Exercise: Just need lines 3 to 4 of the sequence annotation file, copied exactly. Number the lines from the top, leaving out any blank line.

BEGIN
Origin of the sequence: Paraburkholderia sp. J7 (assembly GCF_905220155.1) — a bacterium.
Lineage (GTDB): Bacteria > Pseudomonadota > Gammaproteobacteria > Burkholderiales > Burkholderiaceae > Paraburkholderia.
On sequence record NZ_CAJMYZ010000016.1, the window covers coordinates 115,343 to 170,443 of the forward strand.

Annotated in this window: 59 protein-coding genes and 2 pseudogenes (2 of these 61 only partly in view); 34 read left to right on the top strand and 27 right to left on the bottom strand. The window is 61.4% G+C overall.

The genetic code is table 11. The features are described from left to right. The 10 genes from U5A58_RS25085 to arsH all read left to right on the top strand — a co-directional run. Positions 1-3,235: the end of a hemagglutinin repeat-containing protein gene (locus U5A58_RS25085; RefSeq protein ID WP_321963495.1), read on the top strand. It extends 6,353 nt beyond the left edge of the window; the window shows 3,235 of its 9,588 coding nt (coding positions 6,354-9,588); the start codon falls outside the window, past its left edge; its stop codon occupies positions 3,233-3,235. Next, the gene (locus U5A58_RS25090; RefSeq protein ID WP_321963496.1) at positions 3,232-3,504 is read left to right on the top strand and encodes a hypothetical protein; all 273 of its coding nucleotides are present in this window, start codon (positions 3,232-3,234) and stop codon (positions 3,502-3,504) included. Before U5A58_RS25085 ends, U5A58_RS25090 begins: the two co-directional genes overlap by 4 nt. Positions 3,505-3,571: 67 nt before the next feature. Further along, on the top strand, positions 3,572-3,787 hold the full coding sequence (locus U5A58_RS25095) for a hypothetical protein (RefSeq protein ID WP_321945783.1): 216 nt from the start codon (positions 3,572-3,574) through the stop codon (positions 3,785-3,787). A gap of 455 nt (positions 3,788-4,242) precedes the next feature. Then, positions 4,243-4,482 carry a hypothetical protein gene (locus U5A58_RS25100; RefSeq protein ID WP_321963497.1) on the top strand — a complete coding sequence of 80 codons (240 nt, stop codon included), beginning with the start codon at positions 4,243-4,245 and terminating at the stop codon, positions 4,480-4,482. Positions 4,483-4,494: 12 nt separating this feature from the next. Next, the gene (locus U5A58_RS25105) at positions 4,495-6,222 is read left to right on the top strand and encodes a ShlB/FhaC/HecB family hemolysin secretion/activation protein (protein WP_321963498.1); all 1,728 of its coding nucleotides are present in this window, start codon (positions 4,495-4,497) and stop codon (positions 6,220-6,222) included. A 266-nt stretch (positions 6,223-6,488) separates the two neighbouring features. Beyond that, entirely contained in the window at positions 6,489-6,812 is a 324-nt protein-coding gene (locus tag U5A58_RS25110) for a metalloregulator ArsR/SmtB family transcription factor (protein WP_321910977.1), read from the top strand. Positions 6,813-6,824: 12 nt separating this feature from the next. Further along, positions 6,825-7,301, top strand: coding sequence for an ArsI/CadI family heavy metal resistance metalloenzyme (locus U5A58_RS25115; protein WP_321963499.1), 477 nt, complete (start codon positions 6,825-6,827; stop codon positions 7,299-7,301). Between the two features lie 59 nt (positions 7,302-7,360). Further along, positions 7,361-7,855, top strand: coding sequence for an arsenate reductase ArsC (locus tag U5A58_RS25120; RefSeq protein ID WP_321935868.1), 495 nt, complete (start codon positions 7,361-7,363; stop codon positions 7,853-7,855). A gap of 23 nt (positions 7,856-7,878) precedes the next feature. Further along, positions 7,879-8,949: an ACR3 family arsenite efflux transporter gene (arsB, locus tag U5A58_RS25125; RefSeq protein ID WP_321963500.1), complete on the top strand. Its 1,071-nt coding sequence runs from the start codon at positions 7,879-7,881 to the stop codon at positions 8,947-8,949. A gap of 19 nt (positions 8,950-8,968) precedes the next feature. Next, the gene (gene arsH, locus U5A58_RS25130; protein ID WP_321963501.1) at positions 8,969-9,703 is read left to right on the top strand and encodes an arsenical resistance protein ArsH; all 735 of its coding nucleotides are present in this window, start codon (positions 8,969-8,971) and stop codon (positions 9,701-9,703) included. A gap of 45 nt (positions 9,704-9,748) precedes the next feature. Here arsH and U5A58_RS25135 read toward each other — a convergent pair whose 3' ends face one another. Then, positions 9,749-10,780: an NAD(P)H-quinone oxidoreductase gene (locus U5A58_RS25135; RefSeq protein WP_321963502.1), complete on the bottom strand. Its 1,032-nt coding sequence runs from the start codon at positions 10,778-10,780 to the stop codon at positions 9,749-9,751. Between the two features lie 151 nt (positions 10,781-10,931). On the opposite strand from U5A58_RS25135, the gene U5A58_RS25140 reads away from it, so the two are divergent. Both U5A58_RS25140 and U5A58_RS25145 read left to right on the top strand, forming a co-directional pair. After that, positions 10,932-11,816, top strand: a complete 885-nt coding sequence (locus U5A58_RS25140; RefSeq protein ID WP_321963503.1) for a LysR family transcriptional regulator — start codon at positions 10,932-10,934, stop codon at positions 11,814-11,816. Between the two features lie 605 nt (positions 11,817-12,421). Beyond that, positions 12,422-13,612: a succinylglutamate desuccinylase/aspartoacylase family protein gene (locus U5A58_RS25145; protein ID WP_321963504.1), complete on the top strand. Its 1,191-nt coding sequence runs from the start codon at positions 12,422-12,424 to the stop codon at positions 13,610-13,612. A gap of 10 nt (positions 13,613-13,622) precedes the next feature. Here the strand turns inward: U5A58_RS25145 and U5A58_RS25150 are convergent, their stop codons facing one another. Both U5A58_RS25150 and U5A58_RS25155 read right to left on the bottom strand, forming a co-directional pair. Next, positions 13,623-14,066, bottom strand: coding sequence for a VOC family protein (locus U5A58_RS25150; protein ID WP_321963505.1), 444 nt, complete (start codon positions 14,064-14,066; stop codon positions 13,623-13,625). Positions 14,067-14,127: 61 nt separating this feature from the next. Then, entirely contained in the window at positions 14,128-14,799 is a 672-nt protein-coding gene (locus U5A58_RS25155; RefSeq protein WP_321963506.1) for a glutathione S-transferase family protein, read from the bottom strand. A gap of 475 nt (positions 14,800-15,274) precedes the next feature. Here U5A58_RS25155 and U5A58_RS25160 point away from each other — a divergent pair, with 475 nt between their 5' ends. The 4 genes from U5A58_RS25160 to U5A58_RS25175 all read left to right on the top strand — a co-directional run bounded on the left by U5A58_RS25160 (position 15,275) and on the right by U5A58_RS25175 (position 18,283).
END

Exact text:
On sequence record NZ_CAJMYZ010000016.1, the window covers coordinates 115,343 to 170,443 of the forward strand.

Annotated in this window: 59 protein-coding genes and 2 pseudogenes (2 of these 61 only partly in view); 34 read left to right on the top strand and 27 right to left on the bottom strand. The window is 61.4% G+C overall.